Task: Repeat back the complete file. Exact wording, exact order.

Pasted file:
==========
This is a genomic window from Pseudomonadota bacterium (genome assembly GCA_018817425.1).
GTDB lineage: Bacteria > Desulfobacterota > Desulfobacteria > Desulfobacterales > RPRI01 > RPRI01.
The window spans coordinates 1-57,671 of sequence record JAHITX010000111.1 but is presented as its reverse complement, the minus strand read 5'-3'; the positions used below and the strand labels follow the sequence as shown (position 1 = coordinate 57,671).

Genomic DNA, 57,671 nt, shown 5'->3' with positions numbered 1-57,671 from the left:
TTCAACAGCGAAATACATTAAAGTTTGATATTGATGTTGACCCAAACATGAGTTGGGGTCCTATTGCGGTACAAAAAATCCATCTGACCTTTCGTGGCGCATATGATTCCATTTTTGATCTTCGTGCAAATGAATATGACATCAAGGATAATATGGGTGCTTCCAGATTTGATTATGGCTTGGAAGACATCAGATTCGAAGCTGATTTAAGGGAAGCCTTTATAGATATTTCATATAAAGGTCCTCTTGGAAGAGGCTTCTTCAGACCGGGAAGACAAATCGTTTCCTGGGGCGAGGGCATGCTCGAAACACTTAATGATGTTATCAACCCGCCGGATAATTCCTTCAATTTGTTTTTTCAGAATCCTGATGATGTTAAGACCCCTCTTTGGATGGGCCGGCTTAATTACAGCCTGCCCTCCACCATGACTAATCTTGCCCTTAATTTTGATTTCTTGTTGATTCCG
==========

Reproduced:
This is a genomic window from Pseudomonadota bacterium (genome assembly GCA_018817425.1).
GTDB lineage: Bacteria > Desulfobacterota > Desulfobacteria > Desulfobacterales > RPRI01 > RPRI01.
The window spans coordinates 1-57,671 of sequence record JAHITX010000111.1 but is presented as its reverse complement, the minus strand read 5'-3'; the positions used below and the strand labels follow the sequence as shown (position 1 = coordinate 57,671).

Genomic DNA, 57,671 nt, shown 5'->3' with positions numbered 1-57,671 from the left:
TTCAACAGCGAAATACATTAAAGTTTGATATTGATGTTGACCCAAACATGAGTTGGGGTCCTATTGCGGTACAAAAAATCCATCTGACCTTTCGTGGCGCATATGATTCCATTTTTGATCTTCGTGCAAATGAATATGACATCAAGGATAATATGGGTGCTTCCAGATTTGATTATGGCTTGGAAGACATCAGATTCGAAGCTGATTTAAGGGAAGCCTTTATAGATATTTCATATAAAGGTCCTCTTGGAAGAGGCTTCTTCAGACCGGGAAGACAAATCGTTTCCTGGGGCGAGGGCATGCTCGAAACACTTAATGATGTTATCAACCCGCCGGATAATTCCTTCAATTTGTTTTTTCAGAATCCTGATGATGTTAAGACCCCTCTTTGGATGGGCCGGCTTAATTACAGCCTGCCCTCCACCATGACTAATCTTGCCCTTAATTTTGATTTCTTGTTGATTCCG